Conjunctivitis is a very common infection of the eye. It is caused by inflammation of the membranes that cover the white of the eye otherwise known as the conjunctiva.

Almost all eye-infections can be prevented by frequent hand-washing, attention to correct cleaning techniques of contact lenses, individual towels and by not sharing make-up or application instruments.

Sign And Symptoms

There are four main types of conjunctivitis, all with the same characteristics and symptoms. These are, redness, bloodshot eyes, swelling, soreness, discharge (this may be so severe it can cause the eyelids to temporarily fuse together), itching and a feeling of grittiness. Each type of conjunctivitis may present with some or all of these symptoms.

Bathing Of the Eyes

Bathing the eyes means using warm, not hot, water and cotton or gauze pads. Each eye should be swabbed once from the inside corner to the outside edge, using each pad once then discarding. The same pad should never be used for both eyes. The use of cotton wool is not recommended as the tiny fibres can get into the eye and cause irritation and a place for germs to grow.

Every individual should have their own flannel and towel, which should be washed regularly and never shared.

Neonatal Conjunctivitis

As the title suggests this occurs in newborns. It is usually caused from maternal gonorrhoea that is passed to the baby during delivery. It is a serious condition that needs immediate medical treatment to preserve vision.

Treated with anti-biotics, both oral and eye drops given at very regular intervals until seeping of the eyes has ceased is the preferred method therapy.

Stringent hand-washing of all personnel involved with the care of the baby, including the family, is vital to prevent the spread of infection.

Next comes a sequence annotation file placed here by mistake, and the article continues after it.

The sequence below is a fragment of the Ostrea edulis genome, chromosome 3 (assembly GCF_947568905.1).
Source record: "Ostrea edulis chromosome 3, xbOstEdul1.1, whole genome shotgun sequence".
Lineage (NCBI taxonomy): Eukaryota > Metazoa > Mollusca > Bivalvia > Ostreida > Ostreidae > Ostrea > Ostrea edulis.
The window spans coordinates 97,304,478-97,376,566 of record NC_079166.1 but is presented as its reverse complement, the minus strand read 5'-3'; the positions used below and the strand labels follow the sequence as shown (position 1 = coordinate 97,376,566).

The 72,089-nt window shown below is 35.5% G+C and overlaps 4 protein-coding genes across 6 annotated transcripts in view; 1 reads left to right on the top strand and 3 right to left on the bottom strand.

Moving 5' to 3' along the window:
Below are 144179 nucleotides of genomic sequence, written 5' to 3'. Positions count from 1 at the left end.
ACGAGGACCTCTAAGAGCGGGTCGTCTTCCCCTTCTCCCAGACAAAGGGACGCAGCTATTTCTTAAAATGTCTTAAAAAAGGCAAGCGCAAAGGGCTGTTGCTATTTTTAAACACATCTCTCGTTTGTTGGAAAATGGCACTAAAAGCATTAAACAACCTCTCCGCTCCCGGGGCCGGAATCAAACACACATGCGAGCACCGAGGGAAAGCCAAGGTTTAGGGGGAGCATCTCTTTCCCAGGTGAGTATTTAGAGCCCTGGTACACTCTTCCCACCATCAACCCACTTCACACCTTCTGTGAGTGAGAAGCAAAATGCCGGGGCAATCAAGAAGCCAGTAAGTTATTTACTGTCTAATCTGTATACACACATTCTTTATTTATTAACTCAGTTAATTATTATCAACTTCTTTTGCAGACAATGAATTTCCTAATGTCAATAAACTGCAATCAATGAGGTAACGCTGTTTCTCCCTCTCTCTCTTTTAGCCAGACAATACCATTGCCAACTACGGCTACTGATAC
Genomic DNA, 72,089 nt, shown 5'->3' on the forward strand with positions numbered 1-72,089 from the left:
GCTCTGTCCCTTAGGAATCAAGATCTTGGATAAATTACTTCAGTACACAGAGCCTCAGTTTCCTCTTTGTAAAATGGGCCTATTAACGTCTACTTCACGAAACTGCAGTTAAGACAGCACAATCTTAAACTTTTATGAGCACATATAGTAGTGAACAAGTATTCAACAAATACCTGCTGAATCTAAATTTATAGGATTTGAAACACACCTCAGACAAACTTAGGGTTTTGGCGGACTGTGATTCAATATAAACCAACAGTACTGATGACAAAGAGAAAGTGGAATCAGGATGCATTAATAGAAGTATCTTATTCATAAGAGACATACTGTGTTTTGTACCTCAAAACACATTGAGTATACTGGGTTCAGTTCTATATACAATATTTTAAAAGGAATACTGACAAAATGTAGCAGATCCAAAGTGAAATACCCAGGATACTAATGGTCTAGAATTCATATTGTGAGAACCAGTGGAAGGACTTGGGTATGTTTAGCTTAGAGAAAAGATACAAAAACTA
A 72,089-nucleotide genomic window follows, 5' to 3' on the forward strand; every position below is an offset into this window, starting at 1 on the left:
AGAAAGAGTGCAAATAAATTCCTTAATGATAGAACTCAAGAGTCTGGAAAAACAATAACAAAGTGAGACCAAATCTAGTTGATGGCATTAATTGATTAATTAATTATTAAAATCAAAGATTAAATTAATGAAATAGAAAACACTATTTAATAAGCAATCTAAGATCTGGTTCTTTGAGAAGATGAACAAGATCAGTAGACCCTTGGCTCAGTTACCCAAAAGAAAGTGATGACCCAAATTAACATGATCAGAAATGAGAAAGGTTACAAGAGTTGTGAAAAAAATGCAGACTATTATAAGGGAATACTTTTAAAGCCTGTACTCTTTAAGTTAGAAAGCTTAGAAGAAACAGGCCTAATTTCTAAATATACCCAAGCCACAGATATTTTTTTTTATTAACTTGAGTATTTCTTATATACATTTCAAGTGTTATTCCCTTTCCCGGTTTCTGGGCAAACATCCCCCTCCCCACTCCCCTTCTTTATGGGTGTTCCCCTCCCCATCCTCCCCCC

Bacterial Conjunctivitis

This is a very common form of infection and affects people of all ages. It is highly contagious and is spread easily through person to person contact.

Eyes should be bathed regularly with warm water followed by application of eye-drops prescribed by the GP. Children should be kept at home until symptoms have subsided.


Trachoma is an infection of both the conjunctiva and the cornea (the pouch that covers and protects the pupil and iris at the front of the eye). It is very common in young children and is noticeable from having inflamed eyelids and inflammation of the white of the eye. If left untreated, as in many third world countries, the cornea can become permanently scarred and vision may be lost. Many singular infections heal by the practice of regular bathing, though recurrent infections warrant the use of eye drops, ointment or oral anti-biotics.

Viral Conjunctivitis

This normally begins in one eye, but will usually spread to both and sometimes occurs as a result of a fever or sore throat. Regular bathing and protection from bright light is usually all the treatment that is necessary.

Conjunctivitis is a very common complaint, especially in children. Hand-washing and regular bathing coupled with the use of anti-biotics, if needed, should be enough to treat this condition. Always wash your hands prior to inserting eye-drops or ointment and repeat after giving the medication.

The eye-medications given for conjunctivitis are to be discarded immediately after treatment has finished, and no two sufferers should share a bottle or tube.

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